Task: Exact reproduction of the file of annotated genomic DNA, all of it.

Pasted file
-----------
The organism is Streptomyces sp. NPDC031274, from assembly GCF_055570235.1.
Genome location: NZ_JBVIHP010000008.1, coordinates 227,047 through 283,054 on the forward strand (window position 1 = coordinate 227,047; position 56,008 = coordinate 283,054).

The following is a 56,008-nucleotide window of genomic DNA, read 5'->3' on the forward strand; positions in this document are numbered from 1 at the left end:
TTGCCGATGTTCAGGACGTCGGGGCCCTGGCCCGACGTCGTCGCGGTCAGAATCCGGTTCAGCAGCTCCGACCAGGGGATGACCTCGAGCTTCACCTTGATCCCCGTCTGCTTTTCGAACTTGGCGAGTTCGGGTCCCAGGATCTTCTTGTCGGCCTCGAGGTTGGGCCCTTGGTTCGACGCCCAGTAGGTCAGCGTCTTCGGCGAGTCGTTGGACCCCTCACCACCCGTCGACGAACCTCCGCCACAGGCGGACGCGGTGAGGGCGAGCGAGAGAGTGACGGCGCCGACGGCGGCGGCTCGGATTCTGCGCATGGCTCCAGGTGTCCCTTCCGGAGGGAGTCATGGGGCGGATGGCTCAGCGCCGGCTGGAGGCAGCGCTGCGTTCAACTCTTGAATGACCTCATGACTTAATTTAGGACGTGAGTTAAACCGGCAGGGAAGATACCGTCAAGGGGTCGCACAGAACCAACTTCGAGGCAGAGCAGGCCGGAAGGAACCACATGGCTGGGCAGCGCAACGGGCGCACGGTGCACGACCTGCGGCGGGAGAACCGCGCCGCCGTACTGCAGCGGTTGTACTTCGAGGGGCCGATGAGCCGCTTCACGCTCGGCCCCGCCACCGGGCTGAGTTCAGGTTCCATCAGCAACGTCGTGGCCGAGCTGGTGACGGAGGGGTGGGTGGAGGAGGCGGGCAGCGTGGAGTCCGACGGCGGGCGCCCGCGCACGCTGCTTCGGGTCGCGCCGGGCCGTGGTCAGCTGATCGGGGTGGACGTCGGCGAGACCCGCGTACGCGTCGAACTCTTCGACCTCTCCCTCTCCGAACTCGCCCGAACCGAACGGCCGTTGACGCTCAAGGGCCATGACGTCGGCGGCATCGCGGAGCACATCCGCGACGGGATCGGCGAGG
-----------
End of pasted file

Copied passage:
The organism is Streptomyces sp. NPDC031274, from assembly GCF_055570235.1.
Genome location: NZ_JBVIHP010000008.1, coordinates 227,047 through 283,054 on the forward strand (window position 1 = coordinate 227,047; position 56,008 = coordinate 283,054).

The following is a 56,008-nucleotide window of genomic DNA, read 5'->3' on the forward strand; positions in this document are numbered from 1 at the left end:
TTGCCGATGTTCAGGACGTCGGGGCCCTGGCCCGACGTCGTCGCGGTCAGAATCCGGTTCAGCAGCTCCGACCAGGGGATGACCTCGAGCTTCACCTTGATCCCCGTCTGCTTTTCGAACTTGGCGAGTTCGGGTCCCAGGATCTTCTTGTCGGCCTCGAGGTTGGGCCCTTGGTTCGACGCCCAGTAGGTCAGCGTCTTCGGCGAGTCGTTGGACCCCTCACCACCCGTCGACGAACCTCCGCCACAGGCGGACGCGGTGAGGGCGAGCGAGAGAGTGACGGCGCCGACGGCGGCGGCTCGGATTCTGCGCATGGCTCCAGGTGTCCCTTCCGGAGGGAGTCATGGGGCGGATGGCTCAGCGCCGGCTGGAGGCAGCGCTGCGTTCAACTCTTGAATGACCTCATGACTTAATTTAGGACGTGAGTTAAACCGGCAGGGAAGATACCGTCAAGGGGTCGCACAGAACCAACTTCGAGGCAGAGCAGGCCGGAAGGAACCACATGGCTGGGCAGCGCAACGGGCGCACGGTGCACGACCTGCGGCGGGAGAACCGCGCCGCCGTACTGCAGCGGTTGTACTTCGAGGGGCCGATGAGCCGCTTCACGCTCGGCCCCGCCACCGGGCTGAGTTCAGGTTCCATCAGCAACGTCGTGGCCGAGCTGGTGACGGAGGGGTGGGTGGAGGAGGCGGGCAGCGTGGAGTCCGACGGCGGGCGCCCGCGCACGCTGCTTCGGGTCGCGCCGGGCCGTGGTCAGCTGATCGGGGTGGACGTCGGCGAGACCCGCGTACGCGTCGAACTCTTCGACCTCTCCCTCTCCGAACTCGCCCGAACCGAACGGCCGTTGACGCTCAAGGGCCATGACGTCGGCGGCATCGCGGAGCACATCCGCGACGGGATCGGCGAGG